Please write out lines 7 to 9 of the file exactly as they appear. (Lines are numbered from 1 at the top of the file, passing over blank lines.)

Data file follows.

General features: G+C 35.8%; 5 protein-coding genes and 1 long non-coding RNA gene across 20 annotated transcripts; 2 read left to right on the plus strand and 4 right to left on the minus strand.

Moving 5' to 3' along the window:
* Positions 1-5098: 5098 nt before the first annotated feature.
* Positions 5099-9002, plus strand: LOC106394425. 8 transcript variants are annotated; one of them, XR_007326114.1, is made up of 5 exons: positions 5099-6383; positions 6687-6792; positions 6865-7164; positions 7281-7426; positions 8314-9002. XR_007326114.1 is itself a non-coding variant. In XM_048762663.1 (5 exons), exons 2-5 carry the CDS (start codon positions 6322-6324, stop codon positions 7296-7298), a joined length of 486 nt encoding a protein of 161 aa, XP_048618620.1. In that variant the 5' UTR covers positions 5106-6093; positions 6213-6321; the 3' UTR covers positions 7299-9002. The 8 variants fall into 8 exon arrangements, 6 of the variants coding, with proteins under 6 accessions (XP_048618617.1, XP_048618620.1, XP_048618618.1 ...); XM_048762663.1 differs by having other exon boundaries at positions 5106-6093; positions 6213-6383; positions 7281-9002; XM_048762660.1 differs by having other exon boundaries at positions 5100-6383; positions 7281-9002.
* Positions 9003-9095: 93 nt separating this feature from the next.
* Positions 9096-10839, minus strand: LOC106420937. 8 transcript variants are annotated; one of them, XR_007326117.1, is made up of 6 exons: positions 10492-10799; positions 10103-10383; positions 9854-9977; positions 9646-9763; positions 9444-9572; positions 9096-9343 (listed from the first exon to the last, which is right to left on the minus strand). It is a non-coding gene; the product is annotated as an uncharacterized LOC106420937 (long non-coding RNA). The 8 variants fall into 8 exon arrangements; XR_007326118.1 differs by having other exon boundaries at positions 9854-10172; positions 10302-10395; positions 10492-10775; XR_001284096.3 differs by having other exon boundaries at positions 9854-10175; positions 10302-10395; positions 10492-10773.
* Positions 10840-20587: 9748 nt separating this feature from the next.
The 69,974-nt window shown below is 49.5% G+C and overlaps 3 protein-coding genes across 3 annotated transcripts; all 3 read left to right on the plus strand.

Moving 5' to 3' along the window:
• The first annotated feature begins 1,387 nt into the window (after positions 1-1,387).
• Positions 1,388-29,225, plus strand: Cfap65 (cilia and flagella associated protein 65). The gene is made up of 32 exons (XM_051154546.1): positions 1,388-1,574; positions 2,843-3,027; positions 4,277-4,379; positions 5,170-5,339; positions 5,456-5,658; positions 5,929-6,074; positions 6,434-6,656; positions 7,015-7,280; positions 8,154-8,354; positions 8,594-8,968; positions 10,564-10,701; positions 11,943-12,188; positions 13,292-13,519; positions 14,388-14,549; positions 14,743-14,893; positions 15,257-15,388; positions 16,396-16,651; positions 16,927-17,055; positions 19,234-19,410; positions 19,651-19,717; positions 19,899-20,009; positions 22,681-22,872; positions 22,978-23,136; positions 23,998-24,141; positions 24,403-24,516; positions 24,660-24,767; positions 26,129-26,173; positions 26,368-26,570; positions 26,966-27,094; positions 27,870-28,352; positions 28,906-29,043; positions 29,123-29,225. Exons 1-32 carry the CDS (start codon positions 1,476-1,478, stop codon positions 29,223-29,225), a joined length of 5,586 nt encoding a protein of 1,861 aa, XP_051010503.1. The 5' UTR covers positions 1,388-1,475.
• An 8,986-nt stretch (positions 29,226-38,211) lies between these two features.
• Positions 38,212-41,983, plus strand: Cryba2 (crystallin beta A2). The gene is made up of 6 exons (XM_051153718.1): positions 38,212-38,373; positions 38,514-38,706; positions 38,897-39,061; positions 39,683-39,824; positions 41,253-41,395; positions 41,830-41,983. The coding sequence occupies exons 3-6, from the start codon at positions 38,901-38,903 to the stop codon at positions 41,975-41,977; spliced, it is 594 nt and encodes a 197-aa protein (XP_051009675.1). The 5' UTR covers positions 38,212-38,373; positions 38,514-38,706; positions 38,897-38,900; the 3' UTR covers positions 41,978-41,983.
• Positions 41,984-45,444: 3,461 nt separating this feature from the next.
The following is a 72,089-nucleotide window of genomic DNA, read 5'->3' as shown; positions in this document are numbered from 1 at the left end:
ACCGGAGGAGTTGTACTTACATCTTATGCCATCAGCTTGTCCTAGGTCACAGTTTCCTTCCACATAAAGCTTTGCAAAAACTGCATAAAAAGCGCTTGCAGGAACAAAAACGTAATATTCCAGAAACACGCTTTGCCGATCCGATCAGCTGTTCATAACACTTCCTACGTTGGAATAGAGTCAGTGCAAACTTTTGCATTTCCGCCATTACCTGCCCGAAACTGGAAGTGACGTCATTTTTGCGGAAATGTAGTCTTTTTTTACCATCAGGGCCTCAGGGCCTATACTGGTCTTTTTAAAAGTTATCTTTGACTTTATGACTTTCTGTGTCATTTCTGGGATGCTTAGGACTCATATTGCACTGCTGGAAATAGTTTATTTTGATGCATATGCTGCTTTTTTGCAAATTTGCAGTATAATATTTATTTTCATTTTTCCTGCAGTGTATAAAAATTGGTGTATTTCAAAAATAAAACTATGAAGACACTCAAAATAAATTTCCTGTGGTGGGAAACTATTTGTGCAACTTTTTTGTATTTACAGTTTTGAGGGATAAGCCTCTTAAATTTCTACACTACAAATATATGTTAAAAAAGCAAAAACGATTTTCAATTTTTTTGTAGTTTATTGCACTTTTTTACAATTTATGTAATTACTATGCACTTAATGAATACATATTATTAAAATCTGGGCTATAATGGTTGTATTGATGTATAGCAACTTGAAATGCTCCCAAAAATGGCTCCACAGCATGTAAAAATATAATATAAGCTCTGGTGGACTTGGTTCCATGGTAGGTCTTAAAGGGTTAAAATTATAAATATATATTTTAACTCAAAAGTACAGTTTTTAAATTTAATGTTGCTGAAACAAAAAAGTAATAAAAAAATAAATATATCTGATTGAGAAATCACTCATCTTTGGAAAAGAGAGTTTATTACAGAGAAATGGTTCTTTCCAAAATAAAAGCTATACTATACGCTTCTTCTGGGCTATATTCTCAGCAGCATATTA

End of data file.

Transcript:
* Positions 10840-20587: 9748 nt separating this feature from the next.
The 69,974-nt window shown below is 49.5% G+C and overlaps 3 protein-coding genes across 3 annotated transcripts; all 3 read left to right on the plus strand.

Moving 5' to 3' along the window: